I received a minor in education from UCLA and in my pre-law career taught 6th grade math and science at LAUSD. The students were at an impressionable age and a lot of them lacked positive role models. I was passionate about making math and science fun for the students and showing them that being smart is cool. I would love to return to academia in a law school setting in the future.

Who is your inspiration?

While at Pepperdine I interned at the YWCA Glendale Domestic Violence Project in collaboration with Neighborhood Legal Services of Los Angeles County to provide pro bono legal assistance to domestic violence survivors. Their strength and determination to protect themselves and their children inspire me daily to provide the best and safest outcomes for my clients.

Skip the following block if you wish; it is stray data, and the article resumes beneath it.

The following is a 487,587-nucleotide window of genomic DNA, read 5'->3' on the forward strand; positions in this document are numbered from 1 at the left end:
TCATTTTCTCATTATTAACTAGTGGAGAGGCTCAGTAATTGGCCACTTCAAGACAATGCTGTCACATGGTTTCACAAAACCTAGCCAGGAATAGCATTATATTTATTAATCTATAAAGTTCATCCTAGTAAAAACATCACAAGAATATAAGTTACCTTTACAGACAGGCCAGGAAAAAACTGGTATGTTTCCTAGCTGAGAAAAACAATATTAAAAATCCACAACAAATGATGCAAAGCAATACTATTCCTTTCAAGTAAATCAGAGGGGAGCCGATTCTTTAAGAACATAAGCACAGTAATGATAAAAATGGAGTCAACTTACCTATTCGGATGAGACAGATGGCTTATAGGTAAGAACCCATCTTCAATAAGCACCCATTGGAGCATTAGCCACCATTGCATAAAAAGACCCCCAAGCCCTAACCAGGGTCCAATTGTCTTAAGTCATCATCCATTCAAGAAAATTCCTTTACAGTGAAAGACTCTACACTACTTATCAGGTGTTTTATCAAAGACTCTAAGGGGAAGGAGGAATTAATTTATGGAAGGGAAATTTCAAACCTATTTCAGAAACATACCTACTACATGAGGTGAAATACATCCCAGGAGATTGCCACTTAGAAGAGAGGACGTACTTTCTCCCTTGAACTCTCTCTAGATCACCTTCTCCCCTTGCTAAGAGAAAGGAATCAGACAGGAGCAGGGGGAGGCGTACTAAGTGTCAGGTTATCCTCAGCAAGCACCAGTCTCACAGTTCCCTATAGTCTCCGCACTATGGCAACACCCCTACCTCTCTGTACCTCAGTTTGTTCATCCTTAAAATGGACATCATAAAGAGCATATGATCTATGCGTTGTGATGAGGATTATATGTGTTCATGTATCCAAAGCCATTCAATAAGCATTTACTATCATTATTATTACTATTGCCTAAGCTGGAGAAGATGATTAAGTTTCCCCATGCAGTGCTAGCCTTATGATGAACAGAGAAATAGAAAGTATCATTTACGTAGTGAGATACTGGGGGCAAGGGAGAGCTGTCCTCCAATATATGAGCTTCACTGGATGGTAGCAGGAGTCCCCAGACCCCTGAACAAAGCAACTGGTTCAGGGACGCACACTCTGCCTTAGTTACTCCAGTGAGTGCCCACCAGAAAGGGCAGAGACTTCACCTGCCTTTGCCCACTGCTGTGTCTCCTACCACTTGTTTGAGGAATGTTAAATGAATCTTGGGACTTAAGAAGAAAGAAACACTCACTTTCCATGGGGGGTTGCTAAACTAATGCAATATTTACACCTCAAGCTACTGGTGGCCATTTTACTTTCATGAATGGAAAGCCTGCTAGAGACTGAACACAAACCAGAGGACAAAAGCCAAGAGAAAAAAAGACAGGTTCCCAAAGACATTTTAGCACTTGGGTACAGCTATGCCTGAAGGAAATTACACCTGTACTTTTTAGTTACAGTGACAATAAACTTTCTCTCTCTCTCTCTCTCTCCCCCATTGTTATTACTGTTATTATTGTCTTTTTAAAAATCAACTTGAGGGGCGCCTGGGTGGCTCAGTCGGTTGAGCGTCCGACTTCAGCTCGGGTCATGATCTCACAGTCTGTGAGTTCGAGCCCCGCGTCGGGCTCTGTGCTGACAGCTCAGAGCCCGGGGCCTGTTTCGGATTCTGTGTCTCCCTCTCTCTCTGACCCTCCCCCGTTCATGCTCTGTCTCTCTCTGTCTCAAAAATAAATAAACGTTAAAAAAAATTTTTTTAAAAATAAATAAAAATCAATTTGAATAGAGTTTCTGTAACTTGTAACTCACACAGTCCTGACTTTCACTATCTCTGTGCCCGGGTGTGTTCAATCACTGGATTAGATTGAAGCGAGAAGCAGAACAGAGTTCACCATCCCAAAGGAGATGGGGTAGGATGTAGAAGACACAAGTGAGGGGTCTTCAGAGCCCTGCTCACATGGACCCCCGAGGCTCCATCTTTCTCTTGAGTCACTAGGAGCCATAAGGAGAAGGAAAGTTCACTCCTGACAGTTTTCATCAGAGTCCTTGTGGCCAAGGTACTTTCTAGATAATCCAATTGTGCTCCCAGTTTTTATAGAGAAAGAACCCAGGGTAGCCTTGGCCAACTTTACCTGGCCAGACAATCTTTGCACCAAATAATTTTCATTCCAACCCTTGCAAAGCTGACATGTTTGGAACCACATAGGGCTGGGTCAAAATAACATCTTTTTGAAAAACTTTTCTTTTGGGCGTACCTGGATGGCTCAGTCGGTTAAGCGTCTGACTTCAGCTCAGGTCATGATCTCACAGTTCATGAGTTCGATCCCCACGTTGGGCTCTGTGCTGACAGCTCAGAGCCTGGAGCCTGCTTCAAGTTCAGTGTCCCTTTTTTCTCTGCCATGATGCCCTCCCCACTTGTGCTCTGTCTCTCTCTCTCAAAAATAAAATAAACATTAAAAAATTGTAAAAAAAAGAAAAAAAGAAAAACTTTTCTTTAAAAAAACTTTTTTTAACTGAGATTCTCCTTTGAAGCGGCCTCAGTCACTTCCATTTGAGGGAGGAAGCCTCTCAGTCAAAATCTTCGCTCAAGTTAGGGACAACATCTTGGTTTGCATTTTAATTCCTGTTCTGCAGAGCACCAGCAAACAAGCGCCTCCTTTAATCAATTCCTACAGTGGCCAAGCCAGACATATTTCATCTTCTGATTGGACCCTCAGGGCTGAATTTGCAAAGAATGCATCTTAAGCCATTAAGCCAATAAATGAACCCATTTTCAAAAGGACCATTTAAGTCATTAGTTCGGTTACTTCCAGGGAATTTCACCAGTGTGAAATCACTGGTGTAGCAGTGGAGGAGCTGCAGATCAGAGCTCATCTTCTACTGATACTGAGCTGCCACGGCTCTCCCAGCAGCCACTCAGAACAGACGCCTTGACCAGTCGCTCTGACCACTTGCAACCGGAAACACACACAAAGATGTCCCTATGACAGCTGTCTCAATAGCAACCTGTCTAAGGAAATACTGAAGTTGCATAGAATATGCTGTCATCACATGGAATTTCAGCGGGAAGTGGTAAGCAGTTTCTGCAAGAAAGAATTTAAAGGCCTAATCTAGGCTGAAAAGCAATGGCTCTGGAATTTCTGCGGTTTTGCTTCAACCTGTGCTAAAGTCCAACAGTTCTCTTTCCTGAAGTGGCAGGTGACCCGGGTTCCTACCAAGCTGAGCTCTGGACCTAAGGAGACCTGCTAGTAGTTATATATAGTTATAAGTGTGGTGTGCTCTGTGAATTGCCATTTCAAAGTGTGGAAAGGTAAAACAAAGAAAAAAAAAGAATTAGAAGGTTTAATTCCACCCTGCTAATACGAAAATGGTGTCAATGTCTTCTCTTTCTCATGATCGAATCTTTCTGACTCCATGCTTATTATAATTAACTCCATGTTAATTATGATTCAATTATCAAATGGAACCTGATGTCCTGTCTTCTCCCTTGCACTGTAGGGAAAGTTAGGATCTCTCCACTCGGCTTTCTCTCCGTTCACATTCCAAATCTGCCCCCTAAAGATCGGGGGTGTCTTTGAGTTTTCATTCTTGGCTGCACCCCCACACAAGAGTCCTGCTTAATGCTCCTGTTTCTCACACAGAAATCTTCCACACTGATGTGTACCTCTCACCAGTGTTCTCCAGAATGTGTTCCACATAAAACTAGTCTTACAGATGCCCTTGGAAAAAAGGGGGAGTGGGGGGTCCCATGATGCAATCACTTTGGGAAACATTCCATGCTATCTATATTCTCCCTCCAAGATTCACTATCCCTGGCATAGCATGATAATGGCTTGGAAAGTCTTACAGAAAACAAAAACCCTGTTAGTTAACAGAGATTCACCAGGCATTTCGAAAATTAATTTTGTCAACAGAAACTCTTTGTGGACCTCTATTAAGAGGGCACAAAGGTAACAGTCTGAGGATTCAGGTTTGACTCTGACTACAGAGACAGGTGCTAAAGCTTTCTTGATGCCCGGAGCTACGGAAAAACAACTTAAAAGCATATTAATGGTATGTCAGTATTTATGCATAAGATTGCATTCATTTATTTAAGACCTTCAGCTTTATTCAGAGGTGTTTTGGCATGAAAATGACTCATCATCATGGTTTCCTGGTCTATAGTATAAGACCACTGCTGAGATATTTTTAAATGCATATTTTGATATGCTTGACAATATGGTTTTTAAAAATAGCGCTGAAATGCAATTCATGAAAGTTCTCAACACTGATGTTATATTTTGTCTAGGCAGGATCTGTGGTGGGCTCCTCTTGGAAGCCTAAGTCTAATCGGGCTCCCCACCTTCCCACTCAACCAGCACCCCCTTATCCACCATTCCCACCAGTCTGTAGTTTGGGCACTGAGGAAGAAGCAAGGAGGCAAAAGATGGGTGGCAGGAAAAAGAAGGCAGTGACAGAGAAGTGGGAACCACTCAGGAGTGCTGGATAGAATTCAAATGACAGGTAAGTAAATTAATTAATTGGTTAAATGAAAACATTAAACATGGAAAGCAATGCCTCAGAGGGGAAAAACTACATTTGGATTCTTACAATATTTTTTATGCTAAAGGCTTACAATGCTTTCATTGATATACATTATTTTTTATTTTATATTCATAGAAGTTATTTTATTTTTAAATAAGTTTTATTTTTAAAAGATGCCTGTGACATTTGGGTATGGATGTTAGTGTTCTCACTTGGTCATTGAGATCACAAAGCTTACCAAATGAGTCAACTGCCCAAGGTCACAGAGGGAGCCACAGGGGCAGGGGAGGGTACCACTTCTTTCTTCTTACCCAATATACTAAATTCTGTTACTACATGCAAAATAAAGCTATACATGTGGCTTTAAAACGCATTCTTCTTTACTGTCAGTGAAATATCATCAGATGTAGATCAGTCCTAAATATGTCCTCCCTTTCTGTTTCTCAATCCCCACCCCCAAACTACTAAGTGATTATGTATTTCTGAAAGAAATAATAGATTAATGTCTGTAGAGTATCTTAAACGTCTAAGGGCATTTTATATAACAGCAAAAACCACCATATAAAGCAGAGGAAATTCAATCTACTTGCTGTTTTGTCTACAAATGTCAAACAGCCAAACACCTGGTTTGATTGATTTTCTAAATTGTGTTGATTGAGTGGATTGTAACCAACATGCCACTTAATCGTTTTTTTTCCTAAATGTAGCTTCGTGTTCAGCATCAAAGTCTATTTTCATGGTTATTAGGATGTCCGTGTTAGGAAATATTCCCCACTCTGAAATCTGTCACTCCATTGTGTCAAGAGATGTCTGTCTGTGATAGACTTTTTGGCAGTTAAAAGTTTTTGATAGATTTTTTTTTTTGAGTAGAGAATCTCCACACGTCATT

Stefan Holt - Pepperdine Magazine17. Stefan Holt (’09)

Anchor and Reporter, NBCUniversal

New York, New York


Describe your success:

It has been a fun adventure that has taken me to two of the country’s top television markets working as an anchor and reporter. This year I became the 4 PM anchor for the company’s flagship station, WNBC-TV in New York. Prior to New York I anchored the morning newscast at WMAQ-TV in Chicago where I was also recognized with Emmy Awards for anchoring and for spot news.

How does Pepperdine play into your success?

Pepperdine is where I fell in love with journalism. I remember flipping through channels one day in the dorm and found myself watching a student-run newscast called “Newswaves.” I thought to myself, “This looks cool!” Kind of on a whim, I went to an information session and then auditioned. I was immediately hooked! I’ve always had the news bug, but it was the Pepperdine program that really helped me build the practical skills that are essential for anyone who wants to be a reporter. By the time I graduated from Pepperdine, I was fully prepared to shoot video, edit, and report the news.